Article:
Saint John Henry Newman: his legacy
A doctor friend was asked to treat the historian Manning Clark for an illness. Clark asked him if he knew much about John Henry Newman (1801-1890). My friend pleaded ignorance. He inquired why Clark was interested. Clark responded, “I think he is the Church’s greatest theologian.”
The story undoubtedly surprises-both Clark’s interest and knowledge. Was he overstating? Who would know, but it won’t surprise many people if, in the not too distant future, Newman is declared a “doctor” of the Church – someone whose writing has spiritual benefit for the entire body of the faithful.
Over the past few years, I have become more deeply aware and interested in Newman’s work. I have had the privilege of being exposed to a philosophy called “phenomenology.” It was developed in the early part of the 20th Century. Think Edith Stein (St. Benedicta of the Cross) and Karol Wojtyla (St. John Paul II). In my opinion, Newman was ahead of them, but in the field of theology.
That is, he shows an incredible sensitivity to the way God and human reality is revealed in and through human experience. In this, he is a sort of theological forerunner to the philosophy of phenomenology.
Newman is known for many intellectual works. The Idea of a University might help us in our current educational morass. The Apologia could be compared to Augustine’s Confessions. The Grammar of Assent may well help in this epoch of unbelief.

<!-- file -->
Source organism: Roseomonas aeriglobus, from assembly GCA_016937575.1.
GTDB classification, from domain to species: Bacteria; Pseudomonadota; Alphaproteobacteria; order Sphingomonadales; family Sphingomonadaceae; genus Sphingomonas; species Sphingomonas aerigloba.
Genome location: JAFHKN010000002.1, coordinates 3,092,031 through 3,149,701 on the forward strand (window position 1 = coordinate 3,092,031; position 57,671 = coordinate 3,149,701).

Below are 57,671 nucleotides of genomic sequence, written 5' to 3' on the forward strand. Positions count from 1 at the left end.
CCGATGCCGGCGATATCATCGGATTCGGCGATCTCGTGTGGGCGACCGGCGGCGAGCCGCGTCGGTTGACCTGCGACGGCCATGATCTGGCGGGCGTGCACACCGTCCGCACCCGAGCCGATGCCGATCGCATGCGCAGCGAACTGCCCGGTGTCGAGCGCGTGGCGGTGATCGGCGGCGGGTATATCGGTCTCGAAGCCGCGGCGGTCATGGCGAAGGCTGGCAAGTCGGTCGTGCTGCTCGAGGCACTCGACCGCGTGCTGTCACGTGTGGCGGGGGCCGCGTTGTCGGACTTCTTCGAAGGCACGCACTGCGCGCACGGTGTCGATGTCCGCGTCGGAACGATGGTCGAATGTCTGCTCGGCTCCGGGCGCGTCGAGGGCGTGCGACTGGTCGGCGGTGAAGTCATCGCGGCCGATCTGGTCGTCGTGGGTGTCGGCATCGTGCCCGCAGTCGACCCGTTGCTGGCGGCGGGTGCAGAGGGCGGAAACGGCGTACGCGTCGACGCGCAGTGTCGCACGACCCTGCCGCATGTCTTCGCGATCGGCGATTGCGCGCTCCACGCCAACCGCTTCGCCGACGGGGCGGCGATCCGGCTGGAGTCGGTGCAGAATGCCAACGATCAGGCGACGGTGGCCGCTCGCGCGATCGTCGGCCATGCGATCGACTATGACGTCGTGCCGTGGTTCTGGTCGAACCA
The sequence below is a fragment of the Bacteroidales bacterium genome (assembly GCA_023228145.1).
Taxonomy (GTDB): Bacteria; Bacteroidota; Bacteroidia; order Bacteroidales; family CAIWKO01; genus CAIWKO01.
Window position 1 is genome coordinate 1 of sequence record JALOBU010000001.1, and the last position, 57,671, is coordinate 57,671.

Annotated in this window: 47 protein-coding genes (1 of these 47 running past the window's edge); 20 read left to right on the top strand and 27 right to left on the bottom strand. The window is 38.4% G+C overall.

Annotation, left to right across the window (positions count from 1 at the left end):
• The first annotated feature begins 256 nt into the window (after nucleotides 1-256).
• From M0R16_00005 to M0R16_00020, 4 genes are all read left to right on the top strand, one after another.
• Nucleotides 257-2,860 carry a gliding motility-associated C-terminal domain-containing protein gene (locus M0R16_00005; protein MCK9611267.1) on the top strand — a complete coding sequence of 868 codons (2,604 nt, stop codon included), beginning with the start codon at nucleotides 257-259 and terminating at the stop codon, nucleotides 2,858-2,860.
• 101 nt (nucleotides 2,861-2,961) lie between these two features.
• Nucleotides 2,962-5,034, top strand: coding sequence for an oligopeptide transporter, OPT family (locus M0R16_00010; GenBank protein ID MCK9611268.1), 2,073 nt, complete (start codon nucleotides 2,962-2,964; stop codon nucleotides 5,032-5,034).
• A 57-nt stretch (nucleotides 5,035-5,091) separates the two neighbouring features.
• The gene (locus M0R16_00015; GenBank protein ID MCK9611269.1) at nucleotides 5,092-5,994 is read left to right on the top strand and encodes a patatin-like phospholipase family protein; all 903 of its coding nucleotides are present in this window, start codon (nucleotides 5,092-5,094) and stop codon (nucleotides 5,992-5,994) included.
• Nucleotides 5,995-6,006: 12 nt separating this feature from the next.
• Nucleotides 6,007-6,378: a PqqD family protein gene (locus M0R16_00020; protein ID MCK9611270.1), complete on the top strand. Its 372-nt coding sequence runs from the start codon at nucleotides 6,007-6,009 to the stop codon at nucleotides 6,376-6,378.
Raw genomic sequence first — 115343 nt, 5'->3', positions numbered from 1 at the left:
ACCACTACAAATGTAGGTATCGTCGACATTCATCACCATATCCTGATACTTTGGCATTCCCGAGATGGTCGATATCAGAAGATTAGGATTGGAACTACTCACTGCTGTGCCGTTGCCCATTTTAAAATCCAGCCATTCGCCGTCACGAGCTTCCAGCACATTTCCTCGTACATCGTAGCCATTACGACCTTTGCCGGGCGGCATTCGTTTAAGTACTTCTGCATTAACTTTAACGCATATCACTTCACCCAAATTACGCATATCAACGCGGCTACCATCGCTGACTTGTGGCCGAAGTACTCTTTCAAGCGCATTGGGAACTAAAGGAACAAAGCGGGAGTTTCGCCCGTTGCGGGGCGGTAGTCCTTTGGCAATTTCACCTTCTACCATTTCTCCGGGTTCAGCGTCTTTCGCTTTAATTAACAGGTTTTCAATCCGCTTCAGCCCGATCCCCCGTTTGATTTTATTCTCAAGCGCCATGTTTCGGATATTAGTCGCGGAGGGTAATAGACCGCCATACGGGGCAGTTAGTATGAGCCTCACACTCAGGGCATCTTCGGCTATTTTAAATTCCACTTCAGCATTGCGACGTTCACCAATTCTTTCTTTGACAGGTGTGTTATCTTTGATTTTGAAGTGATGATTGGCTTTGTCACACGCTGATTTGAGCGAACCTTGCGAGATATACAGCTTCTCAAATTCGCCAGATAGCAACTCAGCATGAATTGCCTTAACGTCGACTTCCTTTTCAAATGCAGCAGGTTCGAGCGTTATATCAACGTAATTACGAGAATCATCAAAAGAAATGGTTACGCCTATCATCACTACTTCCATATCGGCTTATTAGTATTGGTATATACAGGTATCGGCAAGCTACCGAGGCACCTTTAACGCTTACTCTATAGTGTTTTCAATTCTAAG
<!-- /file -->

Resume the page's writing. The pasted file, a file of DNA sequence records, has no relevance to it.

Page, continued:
What has attracted me, however, are two other sets of writings: his sermons and his meditations on Christian doctrine. Before his conversion to Catholicism in 1845, Newman gave many sermons on virtually every Christian topic – whether it be Creed, Code or Cult. These sermons are all available. They are long and systematic, each focussing on one, abiding thought. They can serve today as helpful spiritual reading and just might inspire preachers, apologists, and communicators to focus their message. That would be welcome, don’t you think?
Newman’s meditations on Christian doctrine are shorter and more accessible. You can find them in book form or on the web. These are much shorter and succinct, but truly tender and evocative. As I have said, they show a remarkable sensitivity to human experience and the human condition – especially his own. So what we have here is an Englishman, in the 19th Century, with a prodigious and fierce intellect, bequeathing us a very affective and practical spirituality. It is amazing how aware he is about God’s interactions with him from a young age and how candid he is about his own human weakness. I kid you not, it is almost like reading a male version of St. Mother of Teresa of Calcutta’s spiritual diary.
His sermon on Christian Sympathy is fit for our time. He espouses the traditional Christian doctrine that God has been sympathetic by becoming human, but then he asks, why, given all that God has done for us, we Christians don’t seem to make better progress on our pilgrim way. Newman responds by suggesting that it is because we are not sympathetic to each other in the Christian community and the reason we are not sympathetic is because we think others won’t understand us with all our weaknesses. Newman thought this a fundamental error, which had an arresting effect on spiritual development.
This might be food for thought as we attempt to deepen our sense of community in our Archdiocese, parishes and movements.